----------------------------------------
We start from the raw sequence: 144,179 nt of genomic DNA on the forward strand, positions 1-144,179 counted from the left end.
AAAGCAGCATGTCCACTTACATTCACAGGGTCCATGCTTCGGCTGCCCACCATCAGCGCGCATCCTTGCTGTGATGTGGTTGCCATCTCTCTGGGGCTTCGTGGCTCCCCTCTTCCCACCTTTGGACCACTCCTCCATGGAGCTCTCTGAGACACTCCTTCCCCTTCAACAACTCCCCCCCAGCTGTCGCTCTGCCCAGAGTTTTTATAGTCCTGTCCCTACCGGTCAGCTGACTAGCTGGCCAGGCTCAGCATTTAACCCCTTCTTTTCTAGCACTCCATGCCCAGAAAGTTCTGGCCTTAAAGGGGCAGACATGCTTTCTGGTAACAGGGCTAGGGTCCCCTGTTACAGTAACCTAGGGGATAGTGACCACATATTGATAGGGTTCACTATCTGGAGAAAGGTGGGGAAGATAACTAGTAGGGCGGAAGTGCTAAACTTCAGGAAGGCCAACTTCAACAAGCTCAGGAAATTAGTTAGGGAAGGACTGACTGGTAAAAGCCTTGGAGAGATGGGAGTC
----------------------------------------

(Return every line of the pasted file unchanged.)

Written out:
We start from the raw sequence: 144,179 nt of genomic DNA on the forward strand, positions 1-144,179 counted from the left end.
AAAGCAGCATGTCCACTTACATTCACAGGGTCCATGCTTCGGCTGCCCACCATCAGCGCGCATCCTTGCTGTGATGTGGTTGCCATCTCTCTGGGGCTTCGTGGCTCCCCTCTTCCCACCTTTGGACCACTCCTCCATGGAGCTCTCTGAGACACTCCTTCCCCTTCAACAACTCCCCCCCAGCTGTCGCTCTGCCCAGAGTTTTTATAGTCCTGTCCCTACCGGTCAGCTGACTAGCTGGCCAGGCTCAGCATTTAACCCCTTCTTTTCTAGCACTCCATGCCCAGAAAGTTCTGGCCTTAAAGGGGCAGACATGCTTTCTGGTAACAGGGCTAGGGTCCCCTGTTACAGTAACCTAGGGGATAGTGACCACATATTGATAGGGTTCACTATCTGGAGAAAGGTGGGGAAGATAACTAGTAGGGCGGAAGTGCTAAACTTCAGGAAGGCCAACTTCAACAAGCTCAGGAAATTAGTTAGGGAAGGACTGACTGGTAAAAGCCTTGGAGAGATGGGAGTC